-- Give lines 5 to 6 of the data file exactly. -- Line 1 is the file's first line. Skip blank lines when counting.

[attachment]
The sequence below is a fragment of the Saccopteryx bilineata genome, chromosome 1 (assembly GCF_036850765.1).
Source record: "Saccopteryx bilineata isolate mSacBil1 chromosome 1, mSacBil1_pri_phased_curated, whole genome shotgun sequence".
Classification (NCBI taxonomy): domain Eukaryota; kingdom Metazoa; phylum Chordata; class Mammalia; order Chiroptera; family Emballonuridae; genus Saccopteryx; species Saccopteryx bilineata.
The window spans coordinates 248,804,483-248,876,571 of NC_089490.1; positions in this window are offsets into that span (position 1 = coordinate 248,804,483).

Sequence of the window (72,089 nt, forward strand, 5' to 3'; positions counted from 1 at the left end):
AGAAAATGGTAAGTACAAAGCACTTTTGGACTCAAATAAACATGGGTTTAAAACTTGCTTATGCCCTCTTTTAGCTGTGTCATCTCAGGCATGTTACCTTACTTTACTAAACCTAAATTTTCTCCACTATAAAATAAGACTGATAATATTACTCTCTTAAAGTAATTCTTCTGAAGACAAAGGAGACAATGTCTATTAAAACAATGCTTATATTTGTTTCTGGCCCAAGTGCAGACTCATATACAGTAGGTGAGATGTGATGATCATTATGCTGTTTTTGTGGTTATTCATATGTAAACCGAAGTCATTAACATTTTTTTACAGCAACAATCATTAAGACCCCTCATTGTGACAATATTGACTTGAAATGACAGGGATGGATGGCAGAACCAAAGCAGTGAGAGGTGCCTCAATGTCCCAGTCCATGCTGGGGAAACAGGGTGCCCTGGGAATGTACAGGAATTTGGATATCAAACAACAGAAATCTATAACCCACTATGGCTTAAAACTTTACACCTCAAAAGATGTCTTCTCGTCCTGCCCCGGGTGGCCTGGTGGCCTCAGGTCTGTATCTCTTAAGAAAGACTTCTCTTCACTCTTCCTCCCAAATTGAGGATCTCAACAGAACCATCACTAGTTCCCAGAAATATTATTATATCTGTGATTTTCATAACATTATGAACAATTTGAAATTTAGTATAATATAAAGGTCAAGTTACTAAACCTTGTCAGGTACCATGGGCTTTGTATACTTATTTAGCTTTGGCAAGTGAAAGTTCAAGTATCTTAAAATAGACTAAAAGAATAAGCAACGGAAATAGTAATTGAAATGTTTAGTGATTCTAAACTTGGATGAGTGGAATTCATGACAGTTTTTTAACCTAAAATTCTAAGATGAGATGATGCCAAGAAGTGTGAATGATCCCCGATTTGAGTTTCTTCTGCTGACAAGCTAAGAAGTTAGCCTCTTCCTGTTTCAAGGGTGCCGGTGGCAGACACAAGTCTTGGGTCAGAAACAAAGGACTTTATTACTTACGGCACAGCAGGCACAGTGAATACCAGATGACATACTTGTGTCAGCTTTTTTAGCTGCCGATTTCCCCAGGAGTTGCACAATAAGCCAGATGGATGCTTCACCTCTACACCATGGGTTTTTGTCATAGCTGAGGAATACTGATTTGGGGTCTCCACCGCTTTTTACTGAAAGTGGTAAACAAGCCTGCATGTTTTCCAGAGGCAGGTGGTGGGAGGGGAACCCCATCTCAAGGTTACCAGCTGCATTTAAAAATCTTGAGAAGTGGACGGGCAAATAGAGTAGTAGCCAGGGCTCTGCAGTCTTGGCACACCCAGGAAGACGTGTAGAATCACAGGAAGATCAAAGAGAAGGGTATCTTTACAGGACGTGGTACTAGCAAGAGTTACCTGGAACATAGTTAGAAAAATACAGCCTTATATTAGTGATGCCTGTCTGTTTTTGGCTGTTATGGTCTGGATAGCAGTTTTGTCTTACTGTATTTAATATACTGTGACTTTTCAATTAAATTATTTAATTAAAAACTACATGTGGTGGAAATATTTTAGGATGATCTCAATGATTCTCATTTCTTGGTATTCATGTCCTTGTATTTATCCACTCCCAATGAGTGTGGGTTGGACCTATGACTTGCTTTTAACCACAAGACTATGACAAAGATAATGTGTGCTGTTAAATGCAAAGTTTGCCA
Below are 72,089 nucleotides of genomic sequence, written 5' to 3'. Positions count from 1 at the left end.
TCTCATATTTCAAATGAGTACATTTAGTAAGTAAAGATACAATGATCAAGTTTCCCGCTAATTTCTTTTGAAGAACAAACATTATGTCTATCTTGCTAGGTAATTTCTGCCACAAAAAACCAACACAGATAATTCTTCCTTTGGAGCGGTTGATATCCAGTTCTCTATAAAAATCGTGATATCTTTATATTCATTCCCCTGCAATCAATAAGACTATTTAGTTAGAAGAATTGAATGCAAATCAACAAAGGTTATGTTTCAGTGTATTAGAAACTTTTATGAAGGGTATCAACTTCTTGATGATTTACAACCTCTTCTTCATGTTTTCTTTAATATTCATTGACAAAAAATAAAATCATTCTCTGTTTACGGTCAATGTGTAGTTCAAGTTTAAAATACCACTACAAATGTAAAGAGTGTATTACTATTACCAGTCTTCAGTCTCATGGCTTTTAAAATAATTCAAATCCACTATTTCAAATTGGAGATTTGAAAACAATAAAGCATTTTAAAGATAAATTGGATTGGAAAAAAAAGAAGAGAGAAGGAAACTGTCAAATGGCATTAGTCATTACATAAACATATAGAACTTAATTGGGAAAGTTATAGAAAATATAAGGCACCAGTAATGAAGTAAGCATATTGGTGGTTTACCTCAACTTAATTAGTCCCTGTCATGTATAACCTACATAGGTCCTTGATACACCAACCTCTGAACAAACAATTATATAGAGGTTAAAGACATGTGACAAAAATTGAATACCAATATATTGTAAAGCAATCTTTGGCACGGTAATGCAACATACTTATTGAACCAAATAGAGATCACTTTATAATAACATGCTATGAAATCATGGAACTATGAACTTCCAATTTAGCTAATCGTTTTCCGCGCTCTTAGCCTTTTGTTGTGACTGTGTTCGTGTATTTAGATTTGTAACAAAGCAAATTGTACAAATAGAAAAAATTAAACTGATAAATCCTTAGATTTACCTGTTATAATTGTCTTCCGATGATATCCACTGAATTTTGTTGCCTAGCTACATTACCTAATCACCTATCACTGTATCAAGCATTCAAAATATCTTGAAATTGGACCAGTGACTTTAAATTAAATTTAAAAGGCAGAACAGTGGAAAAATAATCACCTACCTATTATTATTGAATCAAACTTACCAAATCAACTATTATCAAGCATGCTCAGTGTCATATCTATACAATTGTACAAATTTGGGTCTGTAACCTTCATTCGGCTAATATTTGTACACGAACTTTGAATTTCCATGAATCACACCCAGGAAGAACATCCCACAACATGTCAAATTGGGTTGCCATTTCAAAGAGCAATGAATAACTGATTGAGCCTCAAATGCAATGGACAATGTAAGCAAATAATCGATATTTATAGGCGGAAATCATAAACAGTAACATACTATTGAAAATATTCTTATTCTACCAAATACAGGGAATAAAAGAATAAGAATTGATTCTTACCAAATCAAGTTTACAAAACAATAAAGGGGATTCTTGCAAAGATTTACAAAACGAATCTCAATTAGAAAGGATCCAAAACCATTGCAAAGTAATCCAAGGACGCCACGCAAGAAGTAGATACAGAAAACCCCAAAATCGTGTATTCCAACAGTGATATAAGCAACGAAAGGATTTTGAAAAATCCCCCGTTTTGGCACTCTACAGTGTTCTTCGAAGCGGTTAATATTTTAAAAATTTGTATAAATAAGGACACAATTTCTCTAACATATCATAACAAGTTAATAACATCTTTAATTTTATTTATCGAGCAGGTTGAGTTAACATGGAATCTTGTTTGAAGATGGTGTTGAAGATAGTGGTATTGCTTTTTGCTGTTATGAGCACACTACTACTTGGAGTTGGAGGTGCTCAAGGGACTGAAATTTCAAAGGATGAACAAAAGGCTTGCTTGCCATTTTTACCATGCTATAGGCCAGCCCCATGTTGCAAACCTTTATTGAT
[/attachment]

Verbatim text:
Sequence of the window (72,089 nt, forward strand, 5' to 3'; positions counted from 1 at the left end):
AGAAAATGGTAAGTACAAAGCACTTTTGGACTCAAATAAACATGGGTTTAAAACTTGCTTATGCCCTCTTTTAGCTGTGTCATCTCAGGCATGTTACCTTACTTTACTAAACCTAAATTTTCTCCACTATAAAATAAGACTGATAATATTACTCTCTTAAAGTAATTCTTCTGAAGACAAAGGAGACAATGTCTATTAAAACAATGCTTATATTTGTTTCTGGCCCAAGTGCAGACTCATATACAGTAGGTGAGATGTGATGATCATTATGCTGTTTTTGTGGTTATTCATATGTAAACCGAAGTCATTAACATTTTTTTACAGCAACAATCATTAAGACCCCTCATTGTGACAATATTGACTTGAAATGACAGGGATGGATGGCAGAACCAAAGCAGTGAGAGGTGCCTCAATGTCCCAGTCCATGCTGGGGAAACAGGGTGCCCTGGGAATGTACAGGAATTTGGATATCAAACAACAGAAATCTATAACCCACTATGGCTTAAAACTTTACACCTCAAAAGATGTCTTCTCGTCCTGCCCCGGGTGGCCTGGTGGCCTCAGGTCTGTATCTCTTAAGAAAGACTTCTCTTCACTCTTCCTCCCAAATTGAGGATCTCAACAGAACCATCACTAGTTCCCAGAAATATTATTATATCTGTGATTTTCATAACATTATGAACAATTTGAAATTTAGTATAATATAAAGGTCAAGTTACTAAACCTTGTCAGGTACCATGGGCTTTGTATACTTATTTAGCTTTGGCAAGTGAAAGTTCAAGTATCTTAAAATAGACTAAAAGAATAAGCAACGGAAATAGTAATTGAAATGTTTAGTGATTCTAAACTTGGATGAGTGGAATTCATGACAGTTTTTTAACCTAAAATTCTAAGATGAGATGATGCCAAGAAGTGTGAATGATCCCCGATTTGAGTTTCTTCTGCTGACAAGCTAAGAAGTTAGCCTCTTCCTGTTTCAAGGGTGCCGGTGGCAGACACAAGTCTTGGGTCAGAAACAAAGGACTTTATTACTTACGGCACAGCAGGCACAGTGAATACCAGATGACATACTTGTGTCAGCTTTTTTAGCTGCCGATTTCCCCAGGAGTTGCACAATAAGCCAGATGGATGCTTCACCTCTACACCATGGGTTTTTGTCATAGCTGAGGAATACTGATTTGGGGTCTCCACCGCTTTTTACTGAAAGTGGTAAACAAGCCTGCATGTTTTCCAGAGGCAGGTGGTGGGAGGGGAACCCCATCTCAAGGTTACCAGCTGCATTTAAAAATCTTGAGAAGTGGACGGGCAAATAGAGTAGTAGCCAGGGCTCTGCAGTCTTGGCACACCCAGGAAGACGTGTAGAATCACAGGAAGATCAAAGAGAAGGGTATCTTTACAGGACGTGGTACTAGCAAGAGTTACCTGGAACATAGTTAGAAAAATACAGCCTTATATTAGTGATGCCTGTCTGTTTTTGGCTGTTATGGTCTGGATAGCAGTTTTGTCTTACTGTATTTAATATACTGTGACTTTTCAATTAAATTATTTAATTAAAAACTACATGTGGTGGAAATATTTTAGGATGATCTCAATGATTCTCATTTCTTGGTATTCATGTCCTTGTATTTATCCACTCCCAATGAGTGTGGGTTGGACCTATGACTTGCTTTTAACCACAAGACTATGACAAAGATAATGTGTGCTGTTAAATGCAAAGTTTGCCA